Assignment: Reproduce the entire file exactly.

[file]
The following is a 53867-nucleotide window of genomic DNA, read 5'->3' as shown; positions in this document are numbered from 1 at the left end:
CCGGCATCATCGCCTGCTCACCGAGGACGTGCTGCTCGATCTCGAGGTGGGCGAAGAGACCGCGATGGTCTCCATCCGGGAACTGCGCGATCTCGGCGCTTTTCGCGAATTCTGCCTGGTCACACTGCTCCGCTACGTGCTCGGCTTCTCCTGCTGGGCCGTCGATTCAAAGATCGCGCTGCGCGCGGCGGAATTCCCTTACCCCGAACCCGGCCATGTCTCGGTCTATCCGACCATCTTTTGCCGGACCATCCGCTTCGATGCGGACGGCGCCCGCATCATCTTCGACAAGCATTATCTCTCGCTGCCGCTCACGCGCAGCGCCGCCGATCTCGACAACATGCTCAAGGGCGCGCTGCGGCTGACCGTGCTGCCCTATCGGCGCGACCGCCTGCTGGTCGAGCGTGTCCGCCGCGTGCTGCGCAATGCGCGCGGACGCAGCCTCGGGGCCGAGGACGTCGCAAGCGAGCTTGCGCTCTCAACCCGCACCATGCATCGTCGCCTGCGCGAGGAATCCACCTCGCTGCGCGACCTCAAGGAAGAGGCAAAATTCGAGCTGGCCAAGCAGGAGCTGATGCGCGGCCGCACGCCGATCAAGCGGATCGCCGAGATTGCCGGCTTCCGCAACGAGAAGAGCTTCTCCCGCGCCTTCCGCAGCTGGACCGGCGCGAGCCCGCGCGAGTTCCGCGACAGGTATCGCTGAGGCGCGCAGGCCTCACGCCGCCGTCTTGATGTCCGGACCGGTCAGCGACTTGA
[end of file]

The following is a 53867-nucleotide window of genomic DNA, read 5'->3' as shown; positions in this document are numbered from 1 at the left end:
CCGGCATCATCGCCTGCTCACCGAGGACGTGCTGCTCGATCTCGAGGTGGGCGAAGAGACCGCGATGGTCTCCATCCGGGAACTGCGCGATCTCGGCGCTTTTCGCGAATTCTGCCTGGTCACACTGCTCCGCTACGTGCTCGGCTTCTCCTGCTGGGCCGTCGATTCAAAGATCGCGCTGCGCGCGGCGGAATTCCCTTACCCCGAACCCGGCCATGTCTCGGTCTATCCGACCATCTTTTGCCGGACCATCCGCTTCGATGCGGACGGCGCCCGCATCATCTTCGACAAGCATTATCTCTCGCTGCCGCTCACGCGCAGCGCCGCCGATCTCGACAACATGCTCAAGGGCGCGCTGCGGCTGACCGTGCTGCCCTATCGGCGCGACCGCCTGCTGGTCGAGCGTGTCCGCCGCGTGCTGCGCAATGCGCGCGGACGCAGCCTCGGGGCCGAGGACGTCGCAAGCGAGCTTGCGCTCTCAACCCGCACCATGCATCGTCGCCTGCGCGAGGAATCCACCTCGCTGCGCGACCTCAAGGAAGAGGCAAAATTCGAGCTGGCCAAGCAGGAGCTGATGCGCGGCCGCACGCCGATCAAGCGGATCGCCGAGATTGCCGGCTTCCGCAACGAGAAGAGCTTCTCCCGCGCCTTCCGCAGCTGGACCGGCGCGAGCCCGCGCGAGTTCCGCGACAGGTATCGCTGAGGCGCGCAGGCCTCACGCCGCCGTCTTGATGTCCGGACCGGTCAGCGACTTGA